ATHENS (Reuters) - Greece is applying reforms to meet bailout pledges but extra contingency measures demanded by the IMF are impossible to legislate, its finance minister said in a leaked letter to euro zone finance ministers before Monday’s Eurogroup meeting.
The euro zone’s 19 finance ministers will gather in Brussels on May 9 to discuss Greece’s reform programme and a new set of contingency measures that Athens is asked to adopt to ensure it can achieve agreed fiscal targets in 2018.
A successful conclusion of the bailout review would unlock bailout funds under a financial aid programme, agreed by Greece and euro zone countries in July, and pave the way for debt relief talks.
While Greece’s leftist-led government has mostly reached agreement with its official lenders on a 5.4 billion euro (£4.2 billion) package of measures to hit a 3.5 percent primary budget surplus target in 2018, the IMF thinks this will be tough to achieve.
The International Monetary Fund says the package would suffice if the 2018 primary surplus target is cut to 1.5 percent, but that extra savings are needed to attain the 3.5 percent target, pushing for contingency measures worth 3.6 billion euros.
“Any package above 5.4 billion euros is doomed to be seen by Greek citizens and financial analysts ... as socially and economically counterproductive,” Finance Minister Euclid Tsakalotos said in the letter.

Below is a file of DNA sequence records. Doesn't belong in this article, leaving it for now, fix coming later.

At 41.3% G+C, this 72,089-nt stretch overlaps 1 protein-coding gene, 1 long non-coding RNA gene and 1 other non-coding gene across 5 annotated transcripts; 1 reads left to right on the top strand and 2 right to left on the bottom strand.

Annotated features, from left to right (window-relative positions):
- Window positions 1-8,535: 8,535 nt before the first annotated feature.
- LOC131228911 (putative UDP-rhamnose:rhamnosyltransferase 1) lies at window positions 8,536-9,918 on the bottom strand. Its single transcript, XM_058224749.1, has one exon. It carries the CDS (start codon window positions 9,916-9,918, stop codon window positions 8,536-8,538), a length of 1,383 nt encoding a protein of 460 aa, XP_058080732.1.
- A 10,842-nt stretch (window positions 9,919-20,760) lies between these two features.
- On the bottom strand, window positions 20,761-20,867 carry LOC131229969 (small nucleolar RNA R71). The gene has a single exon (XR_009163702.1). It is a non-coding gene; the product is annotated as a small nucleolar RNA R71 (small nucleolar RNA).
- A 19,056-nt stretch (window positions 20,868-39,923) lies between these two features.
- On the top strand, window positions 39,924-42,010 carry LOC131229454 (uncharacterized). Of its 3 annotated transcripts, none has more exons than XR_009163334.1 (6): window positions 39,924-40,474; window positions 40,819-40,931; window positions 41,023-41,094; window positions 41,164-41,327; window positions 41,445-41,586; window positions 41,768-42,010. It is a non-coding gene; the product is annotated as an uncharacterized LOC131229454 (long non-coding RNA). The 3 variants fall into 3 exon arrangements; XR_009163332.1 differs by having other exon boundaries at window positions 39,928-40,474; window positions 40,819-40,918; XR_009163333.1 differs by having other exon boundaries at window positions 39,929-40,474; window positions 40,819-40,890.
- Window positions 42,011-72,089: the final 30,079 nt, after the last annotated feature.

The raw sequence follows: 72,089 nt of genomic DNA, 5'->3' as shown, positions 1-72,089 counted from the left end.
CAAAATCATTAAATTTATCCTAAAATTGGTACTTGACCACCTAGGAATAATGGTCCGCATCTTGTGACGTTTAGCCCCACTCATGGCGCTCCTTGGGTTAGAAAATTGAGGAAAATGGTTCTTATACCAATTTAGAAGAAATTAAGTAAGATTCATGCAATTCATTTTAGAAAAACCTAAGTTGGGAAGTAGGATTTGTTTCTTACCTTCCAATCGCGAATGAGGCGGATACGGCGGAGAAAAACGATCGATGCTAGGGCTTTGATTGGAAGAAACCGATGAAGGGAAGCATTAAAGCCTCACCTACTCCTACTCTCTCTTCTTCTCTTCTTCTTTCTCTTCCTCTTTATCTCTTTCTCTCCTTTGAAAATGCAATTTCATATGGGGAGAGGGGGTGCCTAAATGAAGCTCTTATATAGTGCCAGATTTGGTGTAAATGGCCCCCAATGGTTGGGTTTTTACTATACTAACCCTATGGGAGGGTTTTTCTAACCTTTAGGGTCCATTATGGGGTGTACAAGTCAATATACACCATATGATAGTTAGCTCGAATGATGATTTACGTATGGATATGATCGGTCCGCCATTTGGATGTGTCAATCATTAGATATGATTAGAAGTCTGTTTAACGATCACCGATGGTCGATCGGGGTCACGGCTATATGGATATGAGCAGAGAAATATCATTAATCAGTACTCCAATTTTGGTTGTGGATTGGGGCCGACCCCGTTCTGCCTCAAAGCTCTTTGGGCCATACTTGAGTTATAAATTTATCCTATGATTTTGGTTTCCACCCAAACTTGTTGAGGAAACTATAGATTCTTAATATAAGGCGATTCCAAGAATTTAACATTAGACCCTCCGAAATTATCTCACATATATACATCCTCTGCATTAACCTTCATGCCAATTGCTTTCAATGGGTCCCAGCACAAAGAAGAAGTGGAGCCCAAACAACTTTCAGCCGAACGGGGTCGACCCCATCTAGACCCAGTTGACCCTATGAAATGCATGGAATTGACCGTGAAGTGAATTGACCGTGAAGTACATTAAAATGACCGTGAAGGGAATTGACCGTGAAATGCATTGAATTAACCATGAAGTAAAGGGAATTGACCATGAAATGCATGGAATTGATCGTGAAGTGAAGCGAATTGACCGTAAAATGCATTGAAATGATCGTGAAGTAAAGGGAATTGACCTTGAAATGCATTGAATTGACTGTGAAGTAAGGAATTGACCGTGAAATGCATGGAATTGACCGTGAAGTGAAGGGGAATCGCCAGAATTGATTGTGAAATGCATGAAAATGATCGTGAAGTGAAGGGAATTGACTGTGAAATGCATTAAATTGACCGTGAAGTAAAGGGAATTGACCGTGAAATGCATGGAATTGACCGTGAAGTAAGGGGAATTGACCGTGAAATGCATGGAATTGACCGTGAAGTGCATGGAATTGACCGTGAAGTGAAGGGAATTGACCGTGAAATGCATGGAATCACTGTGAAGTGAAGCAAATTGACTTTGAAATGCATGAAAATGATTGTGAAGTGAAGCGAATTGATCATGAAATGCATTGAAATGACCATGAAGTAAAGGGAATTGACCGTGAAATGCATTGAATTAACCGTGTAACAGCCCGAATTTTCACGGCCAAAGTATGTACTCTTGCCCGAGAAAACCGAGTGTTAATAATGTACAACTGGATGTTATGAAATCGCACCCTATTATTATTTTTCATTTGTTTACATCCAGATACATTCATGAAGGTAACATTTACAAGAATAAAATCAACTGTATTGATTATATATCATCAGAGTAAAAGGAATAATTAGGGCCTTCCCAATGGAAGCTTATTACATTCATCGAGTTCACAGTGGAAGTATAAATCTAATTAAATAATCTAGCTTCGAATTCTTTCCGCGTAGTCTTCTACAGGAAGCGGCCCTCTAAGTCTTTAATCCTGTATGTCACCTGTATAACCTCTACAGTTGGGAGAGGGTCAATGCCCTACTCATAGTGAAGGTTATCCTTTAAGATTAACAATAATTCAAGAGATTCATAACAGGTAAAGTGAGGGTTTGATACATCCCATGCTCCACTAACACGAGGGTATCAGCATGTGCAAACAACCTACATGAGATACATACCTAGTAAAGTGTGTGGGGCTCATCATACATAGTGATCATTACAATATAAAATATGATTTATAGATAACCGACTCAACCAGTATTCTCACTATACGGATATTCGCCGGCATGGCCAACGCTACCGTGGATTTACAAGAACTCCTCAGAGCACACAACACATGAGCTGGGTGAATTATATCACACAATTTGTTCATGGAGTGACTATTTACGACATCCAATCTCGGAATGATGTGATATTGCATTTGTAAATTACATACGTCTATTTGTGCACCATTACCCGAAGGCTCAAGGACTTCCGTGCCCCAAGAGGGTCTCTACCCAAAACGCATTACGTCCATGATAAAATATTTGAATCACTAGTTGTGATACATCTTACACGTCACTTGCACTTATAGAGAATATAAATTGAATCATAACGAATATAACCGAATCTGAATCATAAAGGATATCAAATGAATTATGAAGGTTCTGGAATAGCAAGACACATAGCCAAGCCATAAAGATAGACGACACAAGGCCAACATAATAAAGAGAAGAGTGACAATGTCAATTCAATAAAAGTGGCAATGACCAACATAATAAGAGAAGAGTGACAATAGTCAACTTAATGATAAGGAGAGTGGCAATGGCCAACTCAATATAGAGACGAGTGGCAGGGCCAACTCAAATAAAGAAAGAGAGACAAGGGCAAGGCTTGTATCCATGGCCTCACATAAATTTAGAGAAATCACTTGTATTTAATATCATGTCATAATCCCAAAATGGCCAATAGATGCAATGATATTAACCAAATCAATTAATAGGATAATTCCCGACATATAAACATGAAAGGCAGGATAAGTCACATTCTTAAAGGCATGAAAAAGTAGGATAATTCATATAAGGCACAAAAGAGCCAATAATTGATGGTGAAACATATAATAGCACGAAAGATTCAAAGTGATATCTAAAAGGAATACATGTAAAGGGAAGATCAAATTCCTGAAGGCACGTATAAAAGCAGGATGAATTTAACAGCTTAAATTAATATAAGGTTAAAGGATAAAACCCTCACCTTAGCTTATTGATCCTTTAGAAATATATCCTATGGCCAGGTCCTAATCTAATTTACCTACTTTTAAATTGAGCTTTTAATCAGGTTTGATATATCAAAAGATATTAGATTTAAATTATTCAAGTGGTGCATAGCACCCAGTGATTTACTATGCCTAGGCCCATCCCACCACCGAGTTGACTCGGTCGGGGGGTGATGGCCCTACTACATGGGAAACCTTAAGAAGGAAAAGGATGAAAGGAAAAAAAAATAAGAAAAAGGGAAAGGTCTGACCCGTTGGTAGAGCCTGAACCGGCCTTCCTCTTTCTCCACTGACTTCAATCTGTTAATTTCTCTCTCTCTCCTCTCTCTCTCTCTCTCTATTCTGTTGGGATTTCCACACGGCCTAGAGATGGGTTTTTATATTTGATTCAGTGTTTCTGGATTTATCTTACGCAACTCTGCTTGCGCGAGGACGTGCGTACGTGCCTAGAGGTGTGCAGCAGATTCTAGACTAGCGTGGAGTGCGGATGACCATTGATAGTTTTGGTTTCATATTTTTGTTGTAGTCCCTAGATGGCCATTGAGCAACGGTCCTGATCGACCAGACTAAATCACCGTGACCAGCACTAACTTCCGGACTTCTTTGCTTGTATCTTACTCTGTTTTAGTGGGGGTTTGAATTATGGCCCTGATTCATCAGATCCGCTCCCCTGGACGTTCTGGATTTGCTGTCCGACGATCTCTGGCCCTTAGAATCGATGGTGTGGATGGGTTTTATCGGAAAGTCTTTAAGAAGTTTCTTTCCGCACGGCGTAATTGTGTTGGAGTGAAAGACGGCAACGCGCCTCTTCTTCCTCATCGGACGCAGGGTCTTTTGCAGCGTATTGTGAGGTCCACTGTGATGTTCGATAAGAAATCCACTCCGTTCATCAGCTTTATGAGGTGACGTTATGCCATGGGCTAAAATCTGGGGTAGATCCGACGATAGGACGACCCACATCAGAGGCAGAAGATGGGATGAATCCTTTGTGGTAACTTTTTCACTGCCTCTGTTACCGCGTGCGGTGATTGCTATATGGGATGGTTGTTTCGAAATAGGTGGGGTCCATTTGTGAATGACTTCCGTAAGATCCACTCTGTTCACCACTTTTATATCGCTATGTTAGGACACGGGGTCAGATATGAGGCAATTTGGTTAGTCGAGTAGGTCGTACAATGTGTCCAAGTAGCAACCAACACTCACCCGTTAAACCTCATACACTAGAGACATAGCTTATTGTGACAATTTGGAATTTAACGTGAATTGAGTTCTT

“There is no way such a package can be passed by the current government, or by any democratic government that I can imagine.”
The finance ministry had no comment.
Tsakalotos said the two-percentage point difference on the primary surplus target was very large, rendering the IMF’s demands for contingency measures of 2.0 percent of GDP “quite problematic”.
Noting that there is no constitutional way to pass contingency measures in Greece, he said the government would have to legislate steps and promise to annul them if they proved unnecessary.
“Can you imagine going to parliament and instead of an expected package of 5.4 billion euros, (try to pass) one of 9.0 billion euros?” Tsakalotos asked in the letter.
Instead, Athens has offered an automatic mechanism of spending cuts across ministries if the 2018 target starts looking unattainable, to ensure it will be able to meet the agreed fiscal goal set for 2018.
“I believe that such a mechanism, coupled with the reforms package, is more than adequate to close the first bailout review,” Tsakalotos said.
Reporting by George Georgiopoulos; Editing by Mark Heinrich